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Old 22-03-2007, 17:53   #16
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You caused the problem, . . .

swami maximus, when you "introduced" your broker to the seller. If you did so in the hope that he would negotiate a lower price for you, that was your second mistake, because his commission is based on the selling price and he has no incentive to try to get it down.

All is not lost, however, because you found the boat in the first place. This gives you the option of dealing with the seller without having the broker involved. Will the broker be pissed if you consummate the sale and he's cut out? Sure! So what? It isn't worth his time to pursue it legally, and he won't prevail if he does (unless you foolishly signed an exclusive representation agreement with him).

If you really want THAT boat, and don't want to cause trouble, let him keep the listing, but get yourself another broker to represent your interests and present the offer. No broker can ethically represent both sides in any deal, even though they do it all the time.

And, as others have said, the commission comes out of the seller's proceeds anyway. Just don't think that the price is going to come down much at this point - your greatest negotiating power was sacrificed when you got a broker involved.

If it were me, I'd dump the broker posthaste, go back to the seller and see if you can work it out between the two of you, and if not, walk away. There will always be another boat, and it's always a buyer's market. Don't give up that position of power.

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Old 22-03-2007, 18:09   #17
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I would be cautious about advising someone to coax a seller into violating a contract and putting them in a position where they could be sued by the broker. Hiring another broker at this point will only convince all parties that you, not they should be considered with suspect. There are no underlying issues with the original broker. If you want that boat use him. Don't get "dodgey" about the whole deal.
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Old 22-03-2007, 18:38   #18
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I respectfully disagree, Chuck.

Because swami maximus found the seller and his boat, his prior knowledge supercedes the listing contract the seller subsequently signed with the broker.Thus, his option to deal directly with the seller is retained (unless swami signed an exclusive representation agreement with the broker).

I concur that the broker will try to convince the seller that the signed listing agreement obligates the seller to pay the broker a commission whether he is involved in the sale or not, but I maintain that that is an invalid claim, and the broker would not prevail. If the broker consults with an attorney to file such a claim, he would be so advised and would then drop it as a waste of his time.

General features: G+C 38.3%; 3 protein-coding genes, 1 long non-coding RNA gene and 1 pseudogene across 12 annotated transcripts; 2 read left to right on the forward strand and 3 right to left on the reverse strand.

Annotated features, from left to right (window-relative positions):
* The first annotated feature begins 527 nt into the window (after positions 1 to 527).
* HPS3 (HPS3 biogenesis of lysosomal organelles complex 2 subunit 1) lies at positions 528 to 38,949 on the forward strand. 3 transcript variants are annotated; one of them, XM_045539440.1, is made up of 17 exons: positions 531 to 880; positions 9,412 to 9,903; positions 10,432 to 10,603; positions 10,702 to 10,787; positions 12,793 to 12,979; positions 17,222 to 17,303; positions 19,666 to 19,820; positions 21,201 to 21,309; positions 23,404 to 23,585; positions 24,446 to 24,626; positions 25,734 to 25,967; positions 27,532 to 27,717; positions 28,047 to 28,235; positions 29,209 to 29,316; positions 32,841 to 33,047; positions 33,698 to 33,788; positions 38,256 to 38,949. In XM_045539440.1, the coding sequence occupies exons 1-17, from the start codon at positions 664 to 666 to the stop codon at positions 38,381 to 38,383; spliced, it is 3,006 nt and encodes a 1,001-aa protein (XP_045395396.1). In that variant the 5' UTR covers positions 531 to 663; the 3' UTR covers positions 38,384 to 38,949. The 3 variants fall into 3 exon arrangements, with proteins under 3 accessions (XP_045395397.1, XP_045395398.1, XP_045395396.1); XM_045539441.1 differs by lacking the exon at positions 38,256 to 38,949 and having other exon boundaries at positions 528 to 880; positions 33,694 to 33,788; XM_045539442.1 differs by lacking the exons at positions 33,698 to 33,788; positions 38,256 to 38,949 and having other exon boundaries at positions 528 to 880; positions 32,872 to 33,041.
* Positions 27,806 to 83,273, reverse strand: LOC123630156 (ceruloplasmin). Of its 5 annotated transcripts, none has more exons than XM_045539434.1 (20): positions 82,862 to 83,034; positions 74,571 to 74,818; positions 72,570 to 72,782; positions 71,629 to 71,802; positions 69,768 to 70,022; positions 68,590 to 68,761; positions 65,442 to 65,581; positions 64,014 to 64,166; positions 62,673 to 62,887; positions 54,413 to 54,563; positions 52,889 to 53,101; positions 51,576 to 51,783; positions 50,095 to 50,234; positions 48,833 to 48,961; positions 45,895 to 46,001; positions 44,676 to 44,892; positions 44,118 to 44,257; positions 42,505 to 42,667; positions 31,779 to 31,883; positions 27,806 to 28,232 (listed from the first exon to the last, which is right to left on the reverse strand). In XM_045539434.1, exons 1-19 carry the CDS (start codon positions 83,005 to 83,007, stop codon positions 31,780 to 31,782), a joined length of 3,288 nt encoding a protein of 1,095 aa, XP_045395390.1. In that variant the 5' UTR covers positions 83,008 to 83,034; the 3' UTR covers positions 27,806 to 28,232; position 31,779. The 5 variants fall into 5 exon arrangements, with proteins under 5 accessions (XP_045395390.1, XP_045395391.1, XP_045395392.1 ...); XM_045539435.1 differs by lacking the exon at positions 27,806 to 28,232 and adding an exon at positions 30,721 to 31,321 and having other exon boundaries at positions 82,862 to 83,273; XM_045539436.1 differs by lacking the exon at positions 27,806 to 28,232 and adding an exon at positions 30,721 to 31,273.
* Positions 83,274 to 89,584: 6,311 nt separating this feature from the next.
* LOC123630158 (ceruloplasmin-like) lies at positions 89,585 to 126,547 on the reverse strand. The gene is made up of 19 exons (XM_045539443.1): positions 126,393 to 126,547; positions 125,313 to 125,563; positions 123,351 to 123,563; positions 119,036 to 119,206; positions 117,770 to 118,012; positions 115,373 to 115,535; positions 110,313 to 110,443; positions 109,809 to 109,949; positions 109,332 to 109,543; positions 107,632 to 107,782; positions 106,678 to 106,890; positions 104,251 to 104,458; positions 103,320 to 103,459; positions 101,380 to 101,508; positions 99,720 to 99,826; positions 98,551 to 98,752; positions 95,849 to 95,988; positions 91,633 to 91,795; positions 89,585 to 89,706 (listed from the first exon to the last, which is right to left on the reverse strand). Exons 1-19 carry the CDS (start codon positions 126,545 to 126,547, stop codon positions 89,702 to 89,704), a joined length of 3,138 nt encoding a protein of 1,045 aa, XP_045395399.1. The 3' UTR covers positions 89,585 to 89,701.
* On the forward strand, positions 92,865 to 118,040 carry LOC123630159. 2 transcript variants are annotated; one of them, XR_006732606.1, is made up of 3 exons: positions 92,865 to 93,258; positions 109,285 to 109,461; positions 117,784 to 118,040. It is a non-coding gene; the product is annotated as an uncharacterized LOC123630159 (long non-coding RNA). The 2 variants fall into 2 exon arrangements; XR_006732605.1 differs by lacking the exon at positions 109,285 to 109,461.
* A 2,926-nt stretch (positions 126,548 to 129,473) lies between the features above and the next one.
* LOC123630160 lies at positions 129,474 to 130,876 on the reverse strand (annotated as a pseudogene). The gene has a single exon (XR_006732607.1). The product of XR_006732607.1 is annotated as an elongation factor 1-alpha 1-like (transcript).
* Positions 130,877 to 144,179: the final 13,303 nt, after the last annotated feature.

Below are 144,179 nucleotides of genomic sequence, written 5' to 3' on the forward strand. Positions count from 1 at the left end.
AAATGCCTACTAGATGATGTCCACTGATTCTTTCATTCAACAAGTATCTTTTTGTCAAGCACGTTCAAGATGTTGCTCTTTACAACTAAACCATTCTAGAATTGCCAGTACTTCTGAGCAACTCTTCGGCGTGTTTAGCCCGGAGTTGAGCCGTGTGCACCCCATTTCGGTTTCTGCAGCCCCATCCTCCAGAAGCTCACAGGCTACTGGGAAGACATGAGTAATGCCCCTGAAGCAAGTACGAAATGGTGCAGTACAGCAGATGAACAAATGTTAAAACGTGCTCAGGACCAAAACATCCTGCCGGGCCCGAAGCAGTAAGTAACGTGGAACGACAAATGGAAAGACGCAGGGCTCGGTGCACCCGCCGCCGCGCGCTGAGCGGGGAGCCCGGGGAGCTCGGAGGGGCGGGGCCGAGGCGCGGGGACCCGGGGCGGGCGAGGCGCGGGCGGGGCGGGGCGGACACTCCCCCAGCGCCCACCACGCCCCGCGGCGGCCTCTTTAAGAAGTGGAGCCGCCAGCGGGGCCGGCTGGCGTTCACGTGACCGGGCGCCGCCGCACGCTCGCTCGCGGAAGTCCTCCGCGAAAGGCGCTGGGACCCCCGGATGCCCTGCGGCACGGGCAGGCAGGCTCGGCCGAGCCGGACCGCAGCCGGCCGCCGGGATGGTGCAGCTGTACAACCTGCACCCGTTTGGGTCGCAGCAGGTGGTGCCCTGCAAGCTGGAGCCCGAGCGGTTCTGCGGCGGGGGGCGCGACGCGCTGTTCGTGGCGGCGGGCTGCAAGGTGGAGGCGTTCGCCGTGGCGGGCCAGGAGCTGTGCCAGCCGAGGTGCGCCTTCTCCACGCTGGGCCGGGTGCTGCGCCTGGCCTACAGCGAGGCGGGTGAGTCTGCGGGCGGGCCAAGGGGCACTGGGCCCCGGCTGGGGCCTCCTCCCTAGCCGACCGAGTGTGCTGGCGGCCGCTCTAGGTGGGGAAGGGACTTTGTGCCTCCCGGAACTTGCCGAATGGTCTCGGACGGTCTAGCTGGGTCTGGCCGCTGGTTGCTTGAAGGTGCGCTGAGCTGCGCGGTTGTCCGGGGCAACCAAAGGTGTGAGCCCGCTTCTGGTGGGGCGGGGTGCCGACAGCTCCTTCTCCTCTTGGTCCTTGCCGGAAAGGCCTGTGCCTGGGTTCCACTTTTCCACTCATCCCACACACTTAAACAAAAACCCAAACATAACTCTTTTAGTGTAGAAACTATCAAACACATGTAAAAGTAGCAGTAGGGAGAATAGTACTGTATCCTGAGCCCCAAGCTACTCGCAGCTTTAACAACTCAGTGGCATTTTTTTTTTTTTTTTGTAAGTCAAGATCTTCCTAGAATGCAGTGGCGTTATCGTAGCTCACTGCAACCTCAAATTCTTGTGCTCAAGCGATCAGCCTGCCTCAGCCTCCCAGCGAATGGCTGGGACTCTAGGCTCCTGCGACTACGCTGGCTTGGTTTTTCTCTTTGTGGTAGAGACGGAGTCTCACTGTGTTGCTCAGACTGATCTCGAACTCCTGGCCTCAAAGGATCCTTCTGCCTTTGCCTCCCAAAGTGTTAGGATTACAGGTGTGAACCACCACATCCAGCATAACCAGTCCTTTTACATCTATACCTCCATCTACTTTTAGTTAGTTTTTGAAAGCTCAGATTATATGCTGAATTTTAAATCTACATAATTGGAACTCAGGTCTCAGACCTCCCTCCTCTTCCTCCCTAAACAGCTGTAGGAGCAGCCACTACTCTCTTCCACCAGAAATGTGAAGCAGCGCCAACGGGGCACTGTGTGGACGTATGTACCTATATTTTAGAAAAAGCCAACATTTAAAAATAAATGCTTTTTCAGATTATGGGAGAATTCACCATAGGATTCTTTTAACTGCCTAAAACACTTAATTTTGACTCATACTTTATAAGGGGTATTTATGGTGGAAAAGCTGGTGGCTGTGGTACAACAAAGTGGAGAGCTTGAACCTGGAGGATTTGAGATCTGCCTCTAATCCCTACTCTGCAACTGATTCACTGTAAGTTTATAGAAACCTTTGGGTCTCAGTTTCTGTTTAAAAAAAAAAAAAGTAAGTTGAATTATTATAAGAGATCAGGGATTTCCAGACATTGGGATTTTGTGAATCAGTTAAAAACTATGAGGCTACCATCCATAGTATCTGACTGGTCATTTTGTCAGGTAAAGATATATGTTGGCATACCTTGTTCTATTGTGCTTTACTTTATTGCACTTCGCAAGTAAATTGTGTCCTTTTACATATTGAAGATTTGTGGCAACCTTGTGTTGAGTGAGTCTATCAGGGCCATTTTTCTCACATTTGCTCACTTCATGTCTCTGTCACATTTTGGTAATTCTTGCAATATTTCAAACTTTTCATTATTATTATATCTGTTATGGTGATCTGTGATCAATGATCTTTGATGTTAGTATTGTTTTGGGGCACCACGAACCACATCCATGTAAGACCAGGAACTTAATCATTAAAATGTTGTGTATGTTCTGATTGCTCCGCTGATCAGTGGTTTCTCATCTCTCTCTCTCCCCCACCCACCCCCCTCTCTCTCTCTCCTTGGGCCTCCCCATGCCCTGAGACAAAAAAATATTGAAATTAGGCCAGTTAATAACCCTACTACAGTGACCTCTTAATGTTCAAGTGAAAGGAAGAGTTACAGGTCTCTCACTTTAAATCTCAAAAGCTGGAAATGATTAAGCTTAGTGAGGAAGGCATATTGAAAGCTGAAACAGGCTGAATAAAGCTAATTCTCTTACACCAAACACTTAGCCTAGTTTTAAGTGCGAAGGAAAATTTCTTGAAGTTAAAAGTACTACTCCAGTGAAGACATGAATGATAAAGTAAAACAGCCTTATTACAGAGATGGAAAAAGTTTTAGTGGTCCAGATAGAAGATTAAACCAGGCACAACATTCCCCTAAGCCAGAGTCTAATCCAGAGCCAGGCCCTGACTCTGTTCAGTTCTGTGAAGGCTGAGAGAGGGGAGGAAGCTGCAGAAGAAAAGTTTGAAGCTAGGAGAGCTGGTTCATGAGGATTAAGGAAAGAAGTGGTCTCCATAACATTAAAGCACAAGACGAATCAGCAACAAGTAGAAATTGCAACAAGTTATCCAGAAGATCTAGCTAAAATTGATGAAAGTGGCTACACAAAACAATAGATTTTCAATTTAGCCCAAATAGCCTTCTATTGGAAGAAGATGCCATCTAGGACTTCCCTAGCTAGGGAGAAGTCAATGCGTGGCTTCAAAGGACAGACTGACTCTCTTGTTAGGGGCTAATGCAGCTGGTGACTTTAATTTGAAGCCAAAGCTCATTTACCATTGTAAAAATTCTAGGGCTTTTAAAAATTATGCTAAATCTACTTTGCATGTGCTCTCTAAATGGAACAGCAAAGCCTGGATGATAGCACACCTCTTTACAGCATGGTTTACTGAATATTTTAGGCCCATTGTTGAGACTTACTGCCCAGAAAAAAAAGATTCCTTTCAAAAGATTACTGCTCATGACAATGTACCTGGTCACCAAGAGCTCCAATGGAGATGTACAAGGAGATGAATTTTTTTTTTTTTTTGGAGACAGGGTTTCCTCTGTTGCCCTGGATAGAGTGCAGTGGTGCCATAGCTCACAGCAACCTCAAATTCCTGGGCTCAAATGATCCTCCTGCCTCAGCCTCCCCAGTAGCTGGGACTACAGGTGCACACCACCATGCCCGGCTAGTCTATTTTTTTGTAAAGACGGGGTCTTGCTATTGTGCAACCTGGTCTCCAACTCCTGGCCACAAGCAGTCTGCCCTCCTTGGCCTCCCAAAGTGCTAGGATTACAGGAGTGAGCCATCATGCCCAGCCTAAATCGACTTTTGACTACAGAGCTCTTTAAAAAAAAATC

Obviously, at this point it's a mess. Swami's "feeling" that he may be getting screwed is valid, and that is why I advised that he should be prepared to just walk away from the problem and start looking for another boat.

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Old 22-03-2007, 18:48   #19
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I respectfully suggest that this forum is not the appropriate place to dispense legal advice without all of the facts. Or perhaps even with all of the facts.
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Old 22-03-2007, 19:10   #20
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You may be right, Chuck . . .

. . . but to get back to swami's original question as to whether this is a conflict of interest, I would maintain that it is. Why? Because the broker is now sitting on both sides of the table, supposedly representing swami's best interests while also doing the same for the seller. That is not ethically possible, and only exposes the broker to be callously representing his best interest; i.e. to reap a double commission.

So, swami, given that you're already feeling that something isn't qute right, how do you think you will feel if you go through with the deal and are unhappy with the boat for some reason?

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Old 22-03-2007, 20:53   #21
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I agree with those that say "What is the big deal here?" If you want the boat the seller pays the commission. You are going to offer what you are going to offer...not what the broker wants to offer. Whatever you offer is based on a survey and a sea trial and then you may offer less. You are in control of the situation and the broker is still in the middle. He is just a little closer to the action now.

How were you planning on compensating the broker when you introduced him to the deal? If you had a prior written aggrement it still holds. In my opinion he did nothing wrong. If you were going to pay him X to do the deal for you, you just saved some money as the seller is now on the hook.